|Publication number||US6990837 B2|
|Application number||US 10/147,717|
|Publication date||Jan 31, 2006|
|Filing date||May 16, 2002|
|Priority date||Apr 4, 2002|
|Also published as||CA2380215A1, CA2380215C, US20030188557|
|Publication number||10147717, 147717, US 6990837 B2, US 6990837B2, US-B2-6990837, US6990837 B2, US6990837B2|
|Inventors||Joseph Skarzenski, Witold S. Czastkiewicz, Stan Banaszkiewicz|
|Original Assignee||Ottawa Fibre Inc.|
|Export Citation||BiBTeX, EndNote, RefMan|
|Patent Citations (42), Referenced by (2), Classifications (10), Legal Events (7)|
|External Links: USPTO, USPTO Assignment, Espacenet|
This application claims priority of Canadian patent application 2,380,215 filed Apr. 4, 2002.
General field of this invention is a method and apparatus for manufacturing dual-component fibers from thermoplastic materials, such as glass or some other mineral or polymer materials, by using a rotary fiber forming process. More particularly this invention belongs to a category of devices for centrifuging dual-component curly glass fibers, where the fibre curl is the result of distinct differences in some physical properties or parameters of the two separate glasses. A most common approach is to utilize two unique glass formulations with a significant difference in their coefficients of thermal expansion.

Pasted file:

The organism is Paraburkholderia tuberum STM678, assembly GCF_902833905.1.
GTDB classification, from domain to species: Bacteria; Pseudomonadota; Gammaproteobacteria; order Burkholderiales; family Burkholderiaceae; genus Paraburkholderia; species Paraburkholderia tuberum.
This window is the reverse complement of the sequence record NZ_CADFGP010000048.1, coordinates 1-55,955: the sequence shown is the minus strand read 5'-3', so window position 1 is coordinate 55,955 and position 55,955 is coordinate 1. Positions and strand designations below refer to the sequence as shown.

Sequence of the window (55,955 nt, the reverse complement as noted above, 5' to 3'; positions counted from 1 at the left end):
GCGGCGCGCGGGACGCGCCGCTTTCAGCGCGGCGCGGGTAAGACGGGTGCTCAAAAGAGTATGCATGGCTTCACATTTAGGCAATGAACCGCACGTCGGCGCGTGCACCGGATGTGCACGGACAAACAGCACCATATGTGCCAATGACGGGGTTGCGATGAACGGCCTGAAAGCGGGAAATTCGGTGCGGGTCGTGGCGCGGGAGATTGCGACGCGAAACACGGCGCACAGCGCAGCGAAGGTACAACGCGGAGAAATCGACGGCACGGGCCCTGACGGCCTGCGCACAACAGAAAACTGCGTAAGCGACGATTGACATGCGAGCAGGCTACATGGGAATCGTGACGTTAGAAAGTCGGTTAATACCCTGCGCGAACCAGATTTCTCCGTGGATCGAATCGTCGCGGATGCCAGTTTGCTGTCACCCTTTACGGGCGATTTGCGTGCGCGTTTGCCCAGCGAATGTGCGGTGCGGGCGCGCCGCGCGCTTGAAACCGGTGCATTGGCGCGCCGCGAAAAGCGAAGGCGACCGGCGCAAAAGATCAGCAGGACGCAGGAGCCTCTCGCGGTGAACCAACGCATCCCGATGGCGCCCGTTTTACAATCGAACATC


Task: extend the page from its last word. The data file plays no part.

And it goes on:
Typical glass fibre thermal or acoustical insulation product is made of rather short, single glass and basically straight glass fibers. Common method of manufacturing these glass wool type fibers is a rotary fiberizing process, where a single molten glass composition is forced by a high speed rotation through the orifices in the peripheral wall of a centrifuge, usually referred to as a spinner, and is further subjected to the combined action of a high temperature flame and low temperature/high velocity compressed air blasts.
It has been recognized some forty years ago that curly or non-straight glass fibre geometry should in principle offer many insulation product advantages. Some of these highly desired product attributes include: substantially higher allowable product compression ratio, offering substantial cost savings in product storage and transportation (distribution), also in packaging materials; better volume filling ability; lower dust level; less itch; potential for much lower organic binder level required to assure product integrity, lower binder cost; reduced organic emissions. One can also reasonably expect a slightly higher product thermal resistance, meaning possibility of increased earnings due to consequential density reductions. All of these expectations, to a varying degree, have turned out to be true.